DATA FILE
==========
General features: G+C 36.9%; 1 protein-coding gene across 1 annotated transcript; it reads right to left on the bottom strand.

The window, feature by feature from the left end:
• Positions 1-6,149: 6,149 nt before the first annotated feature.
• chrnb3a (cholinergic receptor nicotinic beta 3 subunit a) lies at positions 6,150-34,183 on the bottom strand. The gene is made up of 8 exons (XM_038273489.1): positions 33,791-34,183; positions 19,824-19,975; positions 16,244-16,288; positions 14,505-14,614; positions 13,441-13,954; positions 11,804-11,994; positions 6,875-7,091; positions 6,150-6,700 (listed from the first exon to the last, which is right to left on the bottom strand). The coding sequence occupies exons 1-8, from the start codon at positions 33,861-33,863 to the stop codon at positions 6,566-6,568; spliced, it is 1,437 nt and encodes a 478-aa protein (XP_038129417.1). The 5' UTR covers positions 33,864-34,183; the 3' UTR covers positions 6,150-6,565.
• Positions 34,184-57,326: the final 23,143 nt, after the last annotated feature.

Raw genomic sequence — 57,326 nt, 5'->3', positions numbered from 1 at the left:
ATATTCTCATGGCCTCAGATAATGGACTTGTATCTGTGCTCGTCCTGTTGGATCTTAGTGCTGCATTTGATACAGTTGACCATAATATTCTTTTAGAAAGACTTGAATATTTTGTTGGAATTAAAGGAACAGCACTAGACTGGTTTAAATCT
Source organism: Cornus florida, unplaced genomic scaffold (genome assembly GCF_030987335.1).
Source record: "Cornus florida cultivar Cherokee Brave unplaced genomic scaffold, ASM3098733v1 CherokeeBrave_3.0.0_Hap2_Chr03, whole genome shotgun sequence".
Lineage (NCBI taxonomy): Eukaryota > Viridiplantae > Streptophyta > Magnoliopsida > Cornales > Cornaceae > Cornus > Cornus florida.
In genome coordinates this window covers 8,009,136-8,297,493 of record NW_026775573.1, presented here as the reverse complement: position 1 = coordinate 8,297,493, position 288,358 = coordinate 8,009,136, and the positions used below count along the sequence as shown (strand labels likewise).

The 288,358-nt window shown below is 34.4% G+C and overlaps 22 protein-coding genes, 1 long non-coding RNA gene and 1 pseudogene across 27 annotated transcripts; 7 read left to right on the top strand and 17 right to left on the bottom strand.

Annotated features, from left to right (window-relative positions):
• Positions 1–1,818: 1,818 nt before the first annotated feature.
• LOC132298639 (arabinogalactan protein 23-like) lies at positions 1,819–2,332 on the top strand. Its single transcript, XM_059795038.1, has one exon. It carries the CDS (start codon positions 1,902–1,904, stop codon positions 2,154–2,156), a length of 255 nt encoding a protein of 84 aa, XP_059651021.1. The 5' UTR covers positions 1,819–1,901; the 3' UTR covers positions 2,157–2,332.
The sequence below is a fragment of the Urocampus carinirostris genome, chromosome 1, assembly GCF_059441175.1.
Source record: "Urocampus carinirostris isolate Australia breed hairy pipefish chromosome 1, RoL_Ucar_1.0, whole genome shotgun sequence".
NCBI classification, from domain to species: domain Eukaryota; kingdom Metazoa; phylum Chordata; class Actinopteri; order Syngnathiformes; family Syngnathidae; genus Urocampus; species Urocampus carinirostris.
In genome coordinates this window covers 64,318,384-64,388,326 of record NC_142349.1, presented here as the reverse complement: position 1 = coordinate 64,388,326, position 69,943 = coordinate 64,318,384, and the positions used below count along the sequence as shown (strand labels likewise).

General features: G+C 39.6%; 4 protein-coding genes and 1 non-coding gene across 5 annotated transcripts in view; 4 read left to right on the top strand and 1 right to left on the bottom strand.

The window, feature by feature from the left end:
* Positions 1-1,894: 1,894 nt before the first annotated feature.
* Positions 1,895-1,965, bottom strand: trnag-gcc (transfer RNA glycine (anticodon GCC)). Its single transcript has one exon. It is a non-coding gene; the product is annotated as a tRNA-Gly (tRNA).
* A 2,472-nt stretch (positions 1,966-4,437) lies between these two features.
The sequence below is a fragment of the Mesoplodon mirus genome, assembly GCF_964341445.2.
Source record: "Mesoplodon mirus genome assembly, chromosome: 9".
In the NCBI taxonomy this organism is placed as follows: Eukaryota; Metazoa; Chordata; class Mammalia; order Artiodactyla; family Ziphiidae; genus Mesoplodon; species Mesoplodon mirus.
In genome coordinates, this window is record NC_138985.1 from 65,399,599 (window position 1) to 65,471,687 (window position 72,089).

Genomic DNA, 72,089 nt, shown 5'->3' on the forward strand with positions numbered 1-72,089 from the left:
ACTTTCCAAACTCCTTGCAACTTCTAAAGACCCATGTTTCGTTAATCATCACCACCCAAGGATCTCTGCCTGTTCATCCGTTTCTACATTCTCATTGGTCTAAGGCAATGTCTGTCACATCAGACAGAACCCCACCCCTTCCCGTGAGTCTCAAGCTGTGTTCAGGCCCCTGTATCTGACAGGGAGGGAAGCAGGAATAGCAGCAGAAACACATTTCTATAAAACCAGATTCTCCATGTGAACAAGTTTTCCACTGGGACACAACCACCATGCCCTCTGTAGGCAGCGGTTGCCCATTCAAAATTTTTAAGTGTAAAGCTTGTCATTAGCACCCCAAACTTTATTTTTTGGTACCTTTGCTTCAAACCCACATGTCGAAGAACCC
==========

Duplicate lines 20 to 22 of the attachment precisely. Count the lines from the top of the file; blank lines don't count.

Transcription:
General features: G+C 39.6%; 4 protein-coding genes and 1 non-coding gene across 5 annotated transcripts in view; 4 read left to right on the top strand and 1 right to left on the bottom strand.

The window, feature by feature from the left end:
* Positions 1-1,894: 1,894 nt before the first annotated feature.